The shapeable communication device of the present invention can be shaped, expanded and contracted into any suitable shape besides those illustrated here. The device can also be programmed for a variety of communication modes in addition to those described herein.
The shapeable communication device of the present invention can function as a portable standalone device, and can further be incorporated into a communication system, such as shown at 600 in FIG. 6. Communication system 600 has the capability to transmit information to a communication device 610, such as shapeable communication device of the present invention.
FIG. 6 is a block diagram that illustrates an embodiment of a communication system 600 which can be used to transmit information to and from the shapeable wireless device of the present invention. The communication system 600 generally includes one or more communication devices 610, and one or more network access devices, including, for example, the terminal shown at 626, communication networks 617, 618, 619 a communication node 614 and an information source 630.
The communication system 600 provide various services and capabilities to cellular end users, wire-line telephone end users, paging end users, satellite end users, mobile or portable telephone end users, trunked end users, computer network end users (e.g., Internet or Intranet end users), wireless data end users, branch office users and the like. The interconnections can be wired or wireless.
The communication device 610 communicates with the communication node 614 via one or more of communication networks 617, 618, 619. The communication network 617, 618, 619 can interface with the communication device 610 through wireline or wireless networks or systems (i.e., telephone or televisions systems, Integrated Services Digital Network (ISDN) systems, coaxial lines, computer networks, digital end user lines, private networks, wireless local loop systems, etc.).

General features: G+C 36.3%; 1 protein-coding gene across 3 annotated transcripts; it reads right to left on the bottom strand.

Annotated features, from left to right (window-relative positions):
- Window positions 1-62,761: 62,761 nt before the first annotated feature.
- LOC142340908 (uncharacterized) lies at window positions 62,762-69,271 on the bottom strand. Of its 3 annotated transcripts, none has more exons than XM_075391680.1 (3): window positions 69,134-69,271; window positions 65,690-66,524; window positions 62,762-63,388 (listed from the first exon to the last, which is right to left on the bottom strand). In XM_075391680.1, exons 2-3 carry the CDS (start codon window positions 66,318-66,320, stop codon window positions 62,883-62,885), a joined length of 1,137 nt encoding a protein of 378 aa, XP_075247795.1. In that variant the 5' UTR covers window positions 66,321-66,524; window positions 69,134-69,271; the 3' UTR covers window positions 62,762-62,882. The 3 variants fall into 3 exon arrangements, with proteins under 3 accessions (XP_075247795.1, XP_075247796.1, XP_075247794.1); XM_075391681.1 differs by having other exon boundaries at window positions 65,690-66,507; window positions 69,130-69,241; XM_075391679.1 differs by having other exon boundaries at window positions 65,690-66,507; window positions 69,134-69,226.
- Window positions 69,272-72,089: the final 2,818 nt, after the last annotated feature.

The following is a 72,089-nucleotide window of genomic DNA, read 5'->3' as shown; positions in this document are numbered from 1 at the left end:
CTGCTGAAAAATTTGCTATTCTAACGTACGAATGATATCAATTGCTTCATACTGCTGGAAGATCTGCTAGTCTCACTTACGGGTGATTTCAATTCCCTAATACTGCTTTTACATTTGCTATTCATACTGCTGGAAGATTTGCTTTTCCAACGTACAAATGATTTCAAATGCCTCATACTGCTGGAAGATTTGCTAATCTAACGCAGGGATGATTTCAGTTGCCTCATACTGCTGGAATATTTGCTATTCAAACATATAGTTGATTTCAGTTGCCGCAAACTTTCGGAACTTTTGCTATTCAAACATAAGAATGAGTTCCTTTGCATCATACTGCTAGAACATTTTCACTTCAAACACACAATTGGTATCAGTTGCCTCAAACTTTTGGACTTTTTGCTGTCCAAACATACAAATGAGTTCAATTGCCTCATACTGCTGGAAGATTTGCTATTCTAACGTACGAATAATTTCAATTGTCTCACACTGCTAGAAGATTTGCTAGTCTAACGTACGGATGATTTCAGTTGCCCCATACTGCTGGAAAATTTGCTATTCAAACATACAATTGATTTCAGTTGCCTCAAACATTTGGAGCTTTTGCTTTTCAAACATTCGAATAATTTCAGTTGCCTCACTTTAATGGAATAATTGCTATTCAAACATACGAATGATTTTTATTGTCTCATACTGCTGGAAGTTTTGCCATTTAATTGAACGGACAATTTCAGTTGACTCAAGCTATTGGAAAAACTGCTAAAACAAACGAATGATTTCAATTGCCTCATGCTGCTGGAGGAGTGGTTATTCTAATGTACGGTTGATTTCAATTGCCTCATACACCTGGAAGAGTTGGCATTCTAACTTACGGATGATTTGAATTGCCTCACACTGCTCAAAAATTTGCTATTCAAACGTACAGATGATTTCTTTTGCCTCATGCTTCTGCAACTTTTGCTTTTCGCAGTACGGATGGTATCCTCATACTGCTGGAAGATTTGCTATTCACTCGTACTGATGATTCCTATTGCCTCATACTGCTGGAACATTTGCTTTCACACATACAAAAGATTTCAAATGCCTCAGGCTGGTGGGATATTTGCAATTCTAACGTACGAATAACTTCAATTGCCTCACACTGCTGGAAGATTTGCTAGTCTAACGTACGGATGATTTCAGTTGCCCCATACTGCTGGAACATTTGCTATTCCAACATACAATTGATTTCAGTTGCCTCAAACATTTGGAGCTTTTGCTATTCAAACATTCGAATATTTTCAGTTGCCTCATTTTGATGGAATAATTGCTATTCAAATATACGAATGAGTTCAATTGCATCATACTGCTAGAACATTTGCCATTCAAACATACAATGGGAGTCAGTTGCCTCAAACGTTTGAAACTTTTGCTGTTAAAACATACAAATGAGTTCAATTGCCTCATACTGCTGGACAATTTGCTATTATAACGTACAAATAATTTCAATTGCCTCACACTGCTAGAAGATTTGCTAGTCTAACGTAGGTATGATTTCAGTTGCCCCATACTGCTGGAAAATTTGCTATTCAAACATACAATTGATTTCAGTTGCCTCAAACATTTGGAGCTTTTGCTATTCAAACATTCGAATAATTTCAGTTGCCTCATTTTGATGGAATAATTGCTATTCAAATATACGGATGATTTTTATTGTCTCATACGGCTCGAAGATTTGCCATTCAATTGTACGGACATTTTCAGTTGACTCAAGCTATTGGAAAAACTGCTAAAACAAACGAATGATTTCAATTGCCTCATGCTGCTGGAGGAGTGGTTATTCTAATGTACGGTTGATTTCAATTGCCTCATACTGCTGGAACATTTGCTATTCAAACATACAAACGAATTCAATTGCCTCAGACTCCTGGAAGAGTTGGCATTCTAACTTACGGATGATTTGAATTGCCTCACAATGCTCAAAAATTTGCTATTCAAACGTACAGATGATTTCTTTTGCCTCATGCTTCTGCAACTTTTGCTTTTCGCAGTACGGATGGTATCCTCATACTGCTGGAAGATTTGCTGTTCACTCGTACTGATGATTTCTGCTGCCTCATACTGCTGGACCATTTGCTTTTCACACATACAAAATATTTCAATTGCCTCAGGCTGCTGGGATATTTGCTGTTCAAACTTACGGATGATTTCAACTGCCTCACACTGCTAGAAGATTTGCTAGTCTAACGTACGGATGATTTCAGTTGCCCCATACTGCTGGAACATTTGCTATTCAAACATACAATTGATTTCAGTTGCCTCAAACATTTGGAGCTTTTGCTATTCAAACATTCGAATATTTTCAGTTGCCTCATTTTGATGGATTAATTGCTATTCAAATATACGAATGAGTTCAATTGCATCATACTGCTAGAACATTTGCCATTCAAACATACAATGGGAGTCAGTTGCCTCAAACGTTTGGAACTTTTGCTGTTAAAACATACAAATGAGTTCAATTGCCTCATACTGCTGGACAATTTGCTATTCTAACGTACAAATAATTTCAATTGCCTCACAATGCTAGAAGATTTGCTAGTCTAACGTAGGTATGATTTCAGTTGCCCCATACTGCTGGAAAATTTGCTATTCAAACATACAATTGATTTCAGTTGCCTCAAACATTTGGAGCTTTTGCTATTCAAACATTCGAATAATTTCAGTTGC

The communication networks 617, 618, 619 of the communication system 600 include, but are not limited to, intranets, extranets, Internets, Local Area Networks (LAN), telephone networks, (e.g., Public Switched Telephone Networks (PSTN), private telephone networks, etc.), cellular networks, satellite networks, personal communication systems, TV networks (e.g., cable TV systems), local, regional, national or global paging networks, e-mail systems, wireless data networks (e.g., satellite data or local wireless data networks), wireless LANs, wireless local loop/distribution systems (e.g., LMDS, MMDS or Code Division Multiple Access (CDMA) based systems), Voice Over Internet Protocol (VOIP) networks, or any other suitable network. The communication networks 617, 618, 619 also include wide area networks (WAN), such as, for example, the Internet, the World Wide Web (WWW) or any other similar on-line service. It will be recognized that the communication networks 617, 618, 619 can have portions in common, can comprise two separate networks, or can be the same network.
The communication node 614 of the communication system 600 include, but is not limited to, an interactive voice response node, a server computer, the MIX™ platform and the Myosphere™ Service provided by Motorola, Inc. of Schaumburg, Ill, or any other suitable system. It will be recognized that the communication node 614 can be integrated within or can be remote from the communication networks 617, 618, 619. The communication node 614 provide information to one or more end users 620.
Further information regarding communication system 600 is disclosed in U.S. patent application Ser. No. 09/141,485, entitled “Telecommunication System and Methods Therefor”, filed Aug. 27, 1998, the entire disclosure of which is incorporated herein.
It should be appreciated that the embodiments described above are to be considered in all respects only illustrative and not restrictive. The scope of the invention is indicated by the following claims rather than by the foregoing description. All changes that come within the meaning and range of equivalents are to be embraced within their scope.
|Cited Patent||Filing date||Publication date||Applicant||Title|
|US5251189 *||Oct 16, 1992||Oct 5, 1993||Timex Corporation||Wristwatch radiotelephone|